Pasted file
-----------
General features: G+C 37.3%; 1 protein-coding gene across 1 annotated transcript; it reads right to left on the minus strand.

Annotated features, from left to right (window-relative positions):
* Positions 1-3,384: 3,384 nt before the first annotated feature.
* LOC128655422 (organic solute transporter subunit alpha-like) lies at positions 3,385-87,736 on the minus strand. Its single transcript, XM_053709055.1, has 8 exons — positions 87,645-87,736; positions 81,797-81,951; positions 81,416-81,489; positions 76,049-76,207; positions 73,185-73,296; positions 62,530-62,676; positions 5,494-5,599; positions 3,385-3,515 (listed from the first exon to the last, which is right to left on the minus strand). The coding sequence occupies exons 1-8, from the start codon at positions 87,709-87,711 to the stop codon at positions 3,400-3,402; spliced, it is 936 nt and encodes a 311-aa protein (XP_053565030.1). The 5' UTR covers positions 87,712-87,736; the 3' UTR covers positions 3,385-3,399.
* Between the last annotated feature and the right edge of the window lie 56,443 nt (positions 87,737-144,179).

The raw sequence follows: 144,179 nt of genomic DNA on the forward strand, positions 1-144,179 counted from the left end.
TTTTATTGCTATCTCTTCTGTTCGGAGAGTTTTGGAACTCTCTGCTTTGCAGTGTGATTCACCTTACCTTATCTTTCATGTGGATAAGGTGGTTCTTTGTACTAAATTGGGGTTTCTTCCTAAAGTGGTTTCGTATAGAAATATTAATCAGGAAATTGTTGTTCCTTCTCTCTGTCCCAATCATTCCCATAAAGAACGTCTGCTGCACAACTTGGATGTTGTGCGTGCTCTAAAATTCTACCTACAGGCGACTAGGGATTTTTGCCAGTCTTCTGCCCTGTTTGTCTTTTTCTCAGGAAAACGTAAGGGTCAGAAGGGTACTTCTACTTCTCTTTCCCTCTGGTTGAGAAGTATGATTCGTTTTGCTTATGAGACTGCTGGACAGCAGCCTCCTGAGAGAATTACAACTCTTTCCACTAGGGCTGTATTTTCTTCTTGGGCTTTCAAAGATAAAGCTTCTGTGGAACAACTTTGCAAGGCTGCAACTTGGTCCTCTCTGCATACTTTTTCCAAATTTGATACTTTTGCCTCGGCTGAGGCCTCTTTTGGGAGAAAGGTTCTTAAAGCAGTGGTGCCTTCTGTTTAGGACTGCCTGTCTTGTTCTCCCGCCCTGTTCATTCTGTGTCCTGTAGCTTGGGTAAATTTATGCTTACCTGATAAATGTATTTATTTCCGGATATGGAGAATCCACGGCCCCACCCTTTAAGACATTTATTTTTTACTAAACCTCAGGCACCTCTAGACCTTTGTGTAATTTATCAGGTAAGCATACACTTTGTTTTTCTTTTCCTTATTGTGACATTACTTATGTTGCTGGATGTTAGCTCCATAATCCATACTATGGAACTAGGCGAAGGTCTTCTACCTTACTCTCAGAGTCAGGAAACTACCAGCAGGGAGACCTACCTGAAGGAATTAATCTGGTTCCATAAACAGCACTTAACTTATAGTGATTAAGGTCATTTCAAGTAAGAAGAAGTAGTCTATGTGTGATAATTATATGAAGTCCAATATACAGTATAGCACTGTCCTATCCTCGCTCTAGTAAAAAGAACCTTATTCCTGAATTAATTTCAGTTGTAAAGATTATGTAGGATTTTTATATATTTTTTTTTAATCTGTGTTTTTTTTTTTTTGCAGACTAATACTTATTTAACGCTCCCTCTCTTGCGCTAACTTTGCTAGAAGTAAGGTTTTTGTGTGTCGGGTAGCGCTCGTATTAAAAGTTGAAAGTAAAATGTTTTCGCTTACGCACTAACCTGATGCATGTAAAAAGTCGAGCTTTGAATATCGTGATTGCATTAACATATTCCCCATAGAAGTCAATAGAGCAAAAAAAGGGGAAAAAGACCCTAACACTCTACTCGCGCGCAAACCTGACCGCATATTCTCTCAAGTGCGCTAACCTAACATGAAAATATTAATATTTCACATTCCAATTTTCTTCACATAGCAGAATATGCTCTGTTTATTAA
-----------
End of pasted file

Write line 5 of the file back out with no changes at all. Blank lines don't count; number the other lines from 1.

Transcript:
* Between the last annotated feature and the right edge of the window lie 56,443 nt (positions 87,737-144,179).